Since the Six Day War, history has unfurled in the Middle East at a rapid pace, impacting generations of Israelis, Palestinians and, indeed, the entire region.
Former U.S. Ambassador to Israel and Egypt Daniel Kurtzer will moderate a discussion among several Israeli thought leaders and activists on the social, political and religious challenges - and opportunities - for Israel in the next 50 years.
Co-presented by CJP and JCC Greater Boston as a program of the CommUNITY Israel Dialogue and the Jonathan Samen Hot Buttons, Cool Conversations Discussion Series.
Photo: Six day war. Defense Minister Moshe Dayan, Chief of staff Yitzhak Rabin, Gen. Rehavam Zeevi (R) And Gen. Narkis in the old city of Jerusalem.
http://www.flickr.com/people/69061470@N05 [CC BY-SA 3.0 (http://creativecommons.org/licenses/by-sa/3.0)], via Wikimedia Commons
BIO: Daniel Kurtzer
Daniel C. Kurtzer is the S.Daniel Abraham Professor of Middle East policy studies at Princeton University's Woodrow Wilson School of Public and International Affairs. Following a 29-year career in the U.S. Foreign Service, Kurtzer retired in 2005 with the rank of Career-Minister. From 2001-2005 he served as the United States Ambassador to Israel and from 1997-2001 as the United States Ambassador to Egypt. He served as a political officer at the American embassies in Cairo and Tel Aviv, Deputy Director of the Office of Egyptian Affairs, speechwriter on the Policy Planning Staff, Deputy Assistant Secretary of State for Near Eastern Affairs, and Principal Deputy Assistant Secretary of State for Intelligence and Research. Throughout his career, Kurtzer was instrumental in formulating and executing U.S. policy toward the Middle East peace process. He remains active in Track II diplomacy related to the Middle East. Kurtzer was appointed by Secretary of State John Kerry to serve on the Secretary's Foreign Affairs Policy Board. Governor Chris Christie has appointed Kurtzer to serve on the New Jersey-Israel State Commission. Previously, Kurtzer served as an advisor to the bipartisan Iraq Study Group, and as a member of the Advisory Council of the American Bar Association's Middle East Rule of Law Initiative. In 2007, he was named as the first Commissioner of the professional Israel Baseball League. He is the co-author of Negotiating Arab-Israeli Peace: American Leadership in the Middle East; co-author of The Peace Puzzle: America’s Quest for Arab-Israeli Peace, 1989-2011; and editor of Pathways to Peace: America and the Arab-Israeli Conflict. Ph.D. Columbia University.
BIO: Gadi Baltiansky
Gadi Baltiansky is the director general of H.L. Education for Peace— Geneva Initiative, based in Tel Aviv. Between 1999 and 2001, he served as Press Secretary to Prime Minister Ehud Barak. In this capacity, he was in charge of the public aspects of Israel’s security and foreign affairs in general and the peace process in particular. He was an official member of the Israeli negotiating teams opposite Syria and the Palestinians and, as such, participated in numerous summits, meetings and events in the international arena. From 1995 to 1998, Baltiansky served as Press Counselor at the Israeli Embassy in Washington DC, prior to which he served as advisor to the Deputy Foreign Minister (1994-5), Vice Consul in Miami, Florida (1991-3) and assistant to the Director General (1990-1). He previously worked as a journalist in Yediot Aharonot. He holds an M.A. in public administration from Harvard University and a B.A. in political science and international relations from the Hebrew University of Jerusalem.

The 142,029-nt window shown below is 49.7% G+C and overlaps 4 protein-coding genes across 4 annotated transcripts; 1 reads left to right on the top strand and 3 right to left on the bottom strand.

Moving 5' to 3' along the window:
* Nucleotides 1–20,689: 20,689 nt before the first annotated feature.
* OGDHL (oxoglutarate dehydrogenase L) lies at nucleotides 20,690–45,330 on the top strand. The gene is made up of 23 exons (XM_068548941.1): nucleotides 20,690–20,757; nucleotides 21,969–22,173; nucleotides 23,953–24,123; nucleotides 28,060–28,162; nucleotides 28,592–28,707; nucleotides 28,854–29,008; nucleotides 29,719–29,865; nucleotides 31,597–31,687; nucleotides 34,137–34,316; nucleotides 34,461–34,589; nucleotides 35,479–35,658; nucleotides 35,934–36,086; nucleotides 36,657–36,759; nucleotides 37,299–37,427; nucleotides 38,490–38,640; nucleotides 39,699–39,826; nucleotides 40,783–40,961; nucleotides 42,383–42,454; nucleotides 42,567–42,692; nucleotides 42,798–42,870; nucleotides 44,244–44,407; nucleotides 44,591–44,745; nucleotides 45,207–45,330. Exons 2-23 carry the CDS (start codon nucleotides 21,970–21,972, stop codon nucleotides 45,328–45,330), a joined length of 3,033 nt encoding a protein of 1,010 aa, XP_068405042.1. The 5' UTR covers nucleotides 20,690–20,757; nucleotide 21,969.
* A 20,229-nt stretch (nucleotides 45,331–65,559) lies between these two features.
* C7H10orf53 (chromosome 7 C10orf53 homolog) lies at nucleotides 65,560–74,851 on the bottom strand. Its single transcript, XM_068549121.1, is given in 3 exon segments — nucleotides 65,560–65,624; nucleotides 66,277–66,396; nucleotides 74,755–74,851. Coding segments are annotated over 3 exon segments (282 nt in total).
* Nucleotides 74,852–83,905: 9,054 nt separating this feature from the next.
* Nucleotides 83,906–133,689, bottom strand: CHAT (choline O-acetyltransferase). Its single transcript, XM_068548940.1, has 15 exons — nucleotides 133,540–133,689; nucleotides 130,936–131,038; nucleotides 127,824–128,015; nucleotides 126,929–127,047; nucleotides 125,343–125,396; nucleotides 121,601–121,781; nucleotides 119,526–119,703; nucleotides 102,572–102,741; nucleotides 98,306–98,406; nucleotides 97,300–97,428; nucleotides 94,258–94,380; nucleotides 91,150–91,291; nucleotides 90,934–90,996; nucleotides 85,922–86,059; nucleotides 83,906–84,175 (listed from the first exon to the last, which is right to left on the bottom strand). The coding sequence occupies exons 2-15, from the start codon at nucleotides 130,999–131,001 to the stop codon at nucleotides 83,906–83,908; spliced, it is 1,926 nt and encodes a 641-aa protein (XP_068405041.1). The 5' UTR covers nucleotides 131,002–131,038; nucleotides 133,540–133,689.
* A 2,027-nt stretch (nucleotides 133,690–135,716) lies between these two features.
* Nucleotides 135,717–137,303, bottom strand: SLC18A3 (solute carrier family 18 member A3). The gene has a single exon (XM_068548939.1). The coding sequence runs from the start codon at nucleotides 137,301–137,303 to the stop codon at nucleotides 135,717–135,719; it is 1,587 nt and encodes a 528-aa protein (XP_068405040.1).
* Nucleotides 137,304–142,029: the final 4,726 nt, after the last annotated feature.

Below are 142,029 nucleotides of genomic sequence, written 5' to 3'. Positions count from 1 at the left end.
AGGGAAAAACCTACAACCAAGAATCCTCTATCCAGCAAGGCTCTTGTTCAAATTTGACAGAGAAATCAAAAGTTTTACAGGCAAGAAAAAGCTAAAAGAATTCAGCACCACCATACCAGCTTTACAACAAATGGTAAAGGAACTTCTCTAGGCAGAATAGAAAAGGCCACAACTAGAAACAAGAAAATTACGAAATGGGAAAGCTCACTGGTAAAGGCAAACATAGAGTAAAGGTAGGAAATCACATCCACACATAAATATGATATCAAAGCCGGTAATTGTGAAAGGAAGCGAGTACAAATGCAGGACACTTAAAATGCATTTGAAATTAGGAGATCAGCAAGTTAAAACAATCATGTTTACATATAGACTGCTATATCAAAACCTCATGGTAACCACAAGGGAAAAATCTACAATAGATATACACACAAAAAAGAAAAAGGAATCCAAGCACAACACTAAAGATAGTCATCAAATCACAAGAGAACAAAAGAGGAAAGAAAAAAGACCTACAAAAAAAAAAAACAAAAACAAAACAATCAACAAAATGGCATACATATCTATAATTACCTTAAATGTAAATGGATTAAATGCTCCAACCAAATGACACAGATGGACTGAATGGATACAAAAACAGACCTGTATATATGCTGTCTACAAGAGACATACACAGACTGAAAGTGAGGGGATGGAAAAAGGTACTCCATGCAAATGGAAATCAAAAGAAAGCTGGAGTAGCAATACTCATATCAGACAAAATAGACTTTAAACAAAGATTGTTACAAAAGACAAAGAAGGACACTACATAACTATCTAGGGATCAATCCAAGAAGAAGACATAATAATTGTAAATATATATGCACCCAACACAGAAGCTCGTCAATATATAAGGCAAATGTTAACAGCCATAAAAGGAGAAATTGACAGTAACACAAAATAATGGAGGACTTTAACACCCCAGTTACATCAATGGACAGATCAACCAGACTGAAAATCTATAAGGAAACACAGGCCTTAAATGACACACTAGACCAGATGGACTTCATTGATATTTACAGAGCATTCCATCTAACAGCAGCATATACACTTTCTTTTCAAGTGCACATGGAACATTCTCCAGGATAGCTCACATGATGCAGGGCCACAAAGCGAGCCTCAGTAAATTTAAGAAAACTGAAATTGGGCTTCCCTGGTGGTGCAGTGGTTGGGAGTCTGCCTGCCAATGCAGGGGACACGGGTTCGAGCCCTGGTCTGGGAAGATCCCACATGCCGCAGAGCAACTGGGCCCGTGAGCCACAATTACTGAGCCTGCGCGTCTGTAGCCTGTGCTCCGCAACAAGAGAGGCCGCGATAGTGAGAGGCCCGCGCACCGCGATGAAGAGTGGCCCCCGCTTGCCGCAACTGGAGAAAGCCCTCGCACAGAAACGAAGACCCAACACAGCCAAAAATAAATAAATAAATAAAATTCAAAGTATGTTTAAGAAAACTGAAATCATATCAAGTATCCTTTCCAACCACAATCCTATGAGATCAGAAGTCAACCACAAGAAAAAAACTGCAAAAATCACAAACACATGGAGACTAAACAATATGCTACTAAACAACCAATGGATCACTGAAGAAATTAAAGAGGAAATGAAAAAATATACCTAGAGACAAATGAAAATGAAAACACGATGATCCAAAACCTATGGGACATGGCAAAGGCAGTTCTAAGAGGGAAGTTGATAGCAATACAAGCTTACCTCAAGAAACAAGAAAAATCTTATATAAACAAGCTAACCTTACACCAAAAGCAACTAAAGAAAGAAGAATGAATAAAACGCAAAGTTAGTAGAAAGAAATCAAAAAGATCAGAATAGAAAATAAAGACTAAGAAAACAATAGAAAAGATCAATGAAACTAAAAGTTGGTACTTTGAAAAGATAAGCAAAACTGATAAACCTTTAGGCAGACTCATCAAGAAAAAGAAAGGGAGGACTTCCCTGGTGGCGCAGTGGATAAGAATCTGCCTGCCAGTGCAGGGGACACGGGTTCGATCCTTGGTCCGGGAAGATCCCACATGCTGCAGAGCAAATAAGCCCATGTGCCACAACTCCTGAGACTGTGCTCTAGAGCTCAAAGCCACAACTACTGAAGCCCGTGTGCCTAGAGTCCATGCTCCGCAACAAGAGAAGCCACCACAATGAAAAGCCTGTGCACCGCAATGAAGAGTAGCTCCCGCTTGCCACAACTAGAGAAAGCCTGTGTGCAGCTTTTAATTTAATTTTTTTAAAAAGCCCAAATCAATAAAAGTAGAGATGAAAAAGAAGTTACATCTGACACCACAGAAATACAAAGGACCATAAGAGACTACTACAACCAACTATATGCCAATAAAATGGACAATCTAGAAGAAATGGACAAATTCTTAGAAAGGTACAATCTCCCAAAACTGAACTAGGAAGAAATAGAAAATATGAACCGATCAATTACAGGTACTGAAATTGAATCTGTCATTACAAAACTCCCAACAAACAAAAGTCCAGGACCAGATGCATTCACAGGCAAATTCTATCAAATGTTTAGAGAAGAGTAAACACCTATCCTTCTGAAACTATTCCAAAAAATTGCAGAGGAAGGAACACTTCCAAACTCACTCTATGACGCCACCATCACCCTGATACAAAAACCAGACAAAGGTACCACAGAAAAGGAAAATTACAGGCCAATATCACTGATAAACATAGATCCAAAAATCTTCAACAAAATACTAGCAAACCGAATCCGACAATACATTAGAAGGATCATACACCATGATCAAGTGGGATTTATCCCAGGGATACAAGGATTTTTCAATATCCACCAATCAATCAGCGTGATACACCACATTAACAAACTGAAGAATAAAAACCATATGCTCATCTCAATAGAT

BIO: Dr. Daniel Gordis
Dr. Daniel Gordis is Senior Vice President and the Koret Distinguished Fellow at Shalem College in Jerusalem. He writes a regular column — “A Dose of Nuance” — for the Jerusalem Post, and is also a regular columnist for Bloomberg View. The author of numerous books on Jewish thought and currents in Israel, and a winner of the National Jewish Book Award, Dr. Gordis was the founding dean of the Ziegler School of Rabbinic Studies at the University of Judaism, the first rabbinical college on the West Coast of the United States. Dr. Gordis joined Shalem in 2007 to help found Israel’s first liberal arts college, after spending nine years as vice president of the Mandel Foundation in Israel and director of its Leadership Institute.
BIO: Eve Harow
Eve Harow is an advocate for Israel, it’s history, people and land. She guides individuals and groups throughout Israel, broadcasts on internet radio as Director of Tourism for One Israel Fund, and as a popular guest speaker and Israeli spokesperson in many global media forums.
BIO: Sana Ibn Bari
Sana Ibn Bari joined ACRI’s Arab Minority Rights Unit in November 2014, and is responsible for the rights of the Naqab- Negev Arab Bedouin in the Unit. She has taught at the legal feminism clinic at Haifa University, where she also obtained her Master’s in Law in 2013. She obtained her LLB from the Academic Center of Law & Business in Ramat Gan in 2009. Ms. Ibn Bari has participated in several delegations to the U.N., representing the Negev Arab Bedouin community in several United Nations forums, such as the U.N. Permanent Forum for Indigenous Issues and the U.N. Committee on Elimination of Discrimination against Women. Additionally, in 2013 she participated in a conference at the European Parliament dealing with the Prawer Begin Plan. Ms. Ibn Bari’s main fields of work focus primarily on the specific problems confronting the Naqab-Negev, as well as on women’s issues within the Arab Bedouin community.